Not enjoying the bloated look, though. And one thing I'm reactive to is nightshades (potatoes/tomatoes/peppers/eggplant) did make me feel pretty horrible yesterday. I wasn't surprised by that one. This gluten thing though, it's weird. I don't have a whole 6 weeks to be on it before I have to get my test done - I'm doing the blood test at 4 weeks - but the endoscopy (only upper, no biopsy, just looking for inflammation in my esophagus) is 6 weeks after I started the challenge.

Thanks for any thoughts.

I hope you have some fun and learn something from the experience. I guess you must sort of overwhelm your body by eating so much gluten, so it isn't as sensitive to small amounts.

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It's recommended that it would take six to eight weeks, or more of a full gluten diet to test positive. So it would not be unusual for you to consume gluten for several weeks for you to get a reaction.

After healing, it might take time to break it all down, to be symptomatic.

....just my thoughts.

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Yeah, I get that - it's just so weird that not two months ago I had something that was cross-contaminated and was super sick from it, but now that I'm eating so much more, intentionally, I'm not anything like that. I don't feel awesome by any means, and have a migraine today that won't go away, but it just seems odd to me.

Oh well, the mysteries of gluten. I guess I'm glad I'm not super sick because I have a month ahead of me of this. Yuck.

Thanks!

Stephanie

It's recommended that it would take six to eight weeks, or more of a full gluten diet to test positive. So it would not be unusual for you to consume gluten for several weeks for you to get a reaction.

After healing, it might take time to break it all down, to be symptomatic.

....just my thoughts.

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It took me a long time on gluten to start noticing reactions.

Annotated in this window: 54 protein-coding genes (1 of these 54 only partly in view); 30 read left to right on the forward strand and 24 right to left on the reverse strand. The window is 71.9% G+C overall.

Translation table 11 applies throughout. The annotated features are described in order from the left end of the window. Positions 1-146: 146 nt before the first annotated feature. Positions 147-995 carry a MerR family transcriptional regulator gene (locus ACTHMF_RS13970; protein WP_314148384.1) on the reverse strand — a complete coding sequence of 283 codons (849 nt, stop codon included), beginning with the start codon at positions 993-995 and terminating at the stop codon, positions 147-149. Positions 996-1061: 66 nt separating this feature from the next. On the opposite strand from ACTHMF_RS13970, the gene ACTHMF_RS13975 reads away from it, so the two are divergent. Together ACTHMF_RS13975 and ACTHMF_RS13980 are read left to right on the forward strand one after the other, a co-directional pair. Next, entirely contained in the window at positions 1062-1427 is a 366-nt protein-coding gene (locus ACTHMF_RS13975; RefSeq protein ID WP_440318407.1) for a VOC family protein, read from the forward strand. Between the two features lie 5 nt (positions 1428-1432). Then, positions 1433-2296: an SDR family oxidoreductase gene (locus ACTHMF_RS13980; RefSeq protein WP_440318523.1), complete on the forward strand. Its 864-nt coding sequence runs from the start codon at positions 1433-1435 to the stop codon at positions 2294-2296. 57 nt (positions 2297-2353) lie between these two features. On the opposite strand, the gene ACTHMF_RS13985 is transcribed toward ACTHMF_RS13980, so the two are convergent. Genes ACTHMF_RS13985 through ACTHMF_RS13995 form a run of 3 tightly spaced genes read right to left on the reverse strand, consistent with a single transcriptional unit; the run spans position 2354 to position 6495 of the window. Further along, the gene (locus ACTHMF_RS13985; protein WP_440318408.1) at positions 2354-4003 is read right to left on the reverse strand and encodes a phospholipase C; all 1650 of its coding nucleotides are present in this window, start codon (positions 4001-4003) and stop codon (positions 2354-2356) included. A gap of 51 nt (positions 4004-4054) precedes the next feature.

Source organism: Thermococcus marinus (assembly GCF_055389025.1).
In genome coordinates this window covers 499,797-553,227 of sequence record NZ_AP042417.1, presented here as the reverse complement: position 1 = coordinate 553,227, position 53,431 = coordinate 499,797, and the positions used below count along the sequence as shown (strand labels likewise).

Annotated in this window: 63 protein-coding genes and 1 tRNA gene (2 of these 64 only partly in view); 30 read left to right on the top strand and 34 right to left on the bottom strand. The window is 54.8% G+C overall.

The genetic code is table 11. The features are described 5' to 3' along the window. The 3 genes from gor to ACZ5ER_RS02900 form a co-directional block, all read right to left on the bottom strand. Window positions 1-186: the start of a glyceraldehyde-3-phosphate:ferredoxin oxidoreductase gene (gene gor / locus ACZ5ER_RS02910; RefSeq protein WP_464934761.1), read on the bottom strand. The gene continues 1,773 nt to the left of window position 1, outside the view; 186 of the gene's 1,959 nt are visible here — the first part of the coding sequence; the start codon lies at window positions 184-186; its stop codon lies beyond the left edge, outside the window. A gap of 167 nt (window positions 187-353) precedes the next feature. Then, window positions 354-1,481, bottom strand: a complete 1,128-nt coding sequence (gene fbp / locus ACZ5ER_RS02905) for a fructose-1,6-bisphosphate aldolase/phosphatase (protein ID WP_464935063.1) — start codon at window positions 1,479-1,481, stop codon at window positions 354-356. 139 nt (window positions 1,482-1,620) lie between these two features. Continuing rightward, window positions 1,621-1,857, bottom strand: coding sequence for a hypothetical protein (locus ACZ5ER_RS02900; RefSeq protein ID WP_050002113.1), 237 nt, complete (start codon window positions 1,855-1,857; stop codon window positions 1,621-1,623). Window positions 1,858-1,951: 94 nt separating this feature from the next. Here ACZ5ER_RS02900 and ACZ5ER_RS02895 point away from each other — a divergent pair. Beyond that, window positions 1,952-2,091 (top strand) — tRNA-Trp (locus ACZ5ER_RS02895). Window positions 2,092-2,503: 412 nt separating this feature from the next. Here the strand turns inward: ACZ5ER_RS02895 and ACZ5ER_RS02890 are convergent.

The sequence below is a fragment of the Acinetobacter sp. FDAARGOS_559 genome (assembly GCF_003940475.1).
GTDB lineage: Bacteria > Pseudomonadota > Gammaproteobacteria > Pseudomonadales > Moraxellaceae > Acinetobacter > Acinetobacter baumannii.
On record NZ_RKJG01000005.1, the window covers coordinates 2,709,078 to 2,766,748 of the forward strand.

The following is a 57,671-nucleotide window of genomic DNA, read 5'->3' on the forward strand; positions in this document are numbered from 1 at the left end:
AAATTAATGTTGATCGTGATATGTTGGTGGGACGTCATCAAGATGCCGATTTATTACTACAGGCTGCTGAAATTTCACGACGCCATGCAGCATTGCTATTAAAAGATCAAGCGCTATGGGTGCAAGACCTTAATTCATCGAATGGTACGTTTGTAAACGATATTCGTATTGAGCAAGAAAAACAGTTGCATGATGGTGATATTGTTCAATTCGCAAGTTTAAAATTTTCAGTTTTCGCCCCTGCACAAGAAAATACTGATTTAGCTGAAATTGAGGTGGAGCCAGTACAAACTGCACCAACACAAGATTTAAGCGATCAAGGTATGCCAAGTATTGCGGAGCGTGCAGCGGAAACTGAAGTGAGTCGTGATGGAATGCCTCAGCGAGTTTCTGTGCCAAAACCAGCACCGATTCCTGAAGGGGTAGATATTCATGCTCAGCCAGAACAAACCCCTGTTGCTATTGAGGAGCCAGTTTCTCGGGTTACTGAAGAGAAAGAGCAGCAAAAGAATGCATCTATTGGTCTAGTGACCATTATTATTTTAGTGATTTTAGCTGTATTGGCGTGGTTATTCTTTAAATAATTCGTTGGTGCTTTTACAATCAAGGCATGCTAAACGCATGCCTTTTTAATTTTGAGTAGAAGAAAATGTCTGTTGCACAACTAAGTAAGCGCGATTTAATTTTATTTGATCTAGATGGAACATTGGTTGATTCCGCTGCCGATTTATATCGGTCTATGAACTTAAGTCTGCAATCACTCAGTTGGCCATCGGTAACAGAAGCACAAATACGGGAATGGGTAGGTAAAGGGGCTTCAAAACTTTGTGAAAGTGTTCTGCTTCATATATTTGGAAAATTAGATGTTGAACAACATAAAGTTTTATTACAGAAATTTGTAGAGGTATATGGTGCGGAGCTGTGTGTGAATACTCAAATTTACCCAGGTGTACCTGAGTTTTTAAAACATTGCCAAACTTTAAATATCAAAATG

I first started having frank celiac type of symptoms after coming off of Atkins. Thats when I had DH. BEFORE I'd been on Atkins, I just felt vaguely "bleh" all the time.

Then - after being back on gluten for a few years, after my negative test - it took me a few years to start feeling sick again.

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Thanks, Kevin!

And TuxedoCat - I first started having my symptoms when I was coming off Atkins, too - that low carb bread that was 75% wheat gluten always made me sick. Before then though I felt blah, too.

I timed my food challenge to coincide with my school ending - if I'd known it would take longer to kick in, I would have started sooner. Oh well. I guess that's just the way it goes!

Stephanie

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Thanks, Kevin!

And TuxedoCat - I first started having my symptoms when I was coming off Atkins, too - that low carb bread that was 75% wheat gluten always made me sick. Before then though I felt blah, too.

I timed my food challenge to coincide with my school ending - if I'd known it would take longer to kick in, I would have started sooner. Oh well. I guess that's just the way it goes!

Stephanie

I always felt awful when I cheated on Atkins, but chalked it up to the carbs. I just thought I was becoming diabetic like the rest of my dad's side of the family.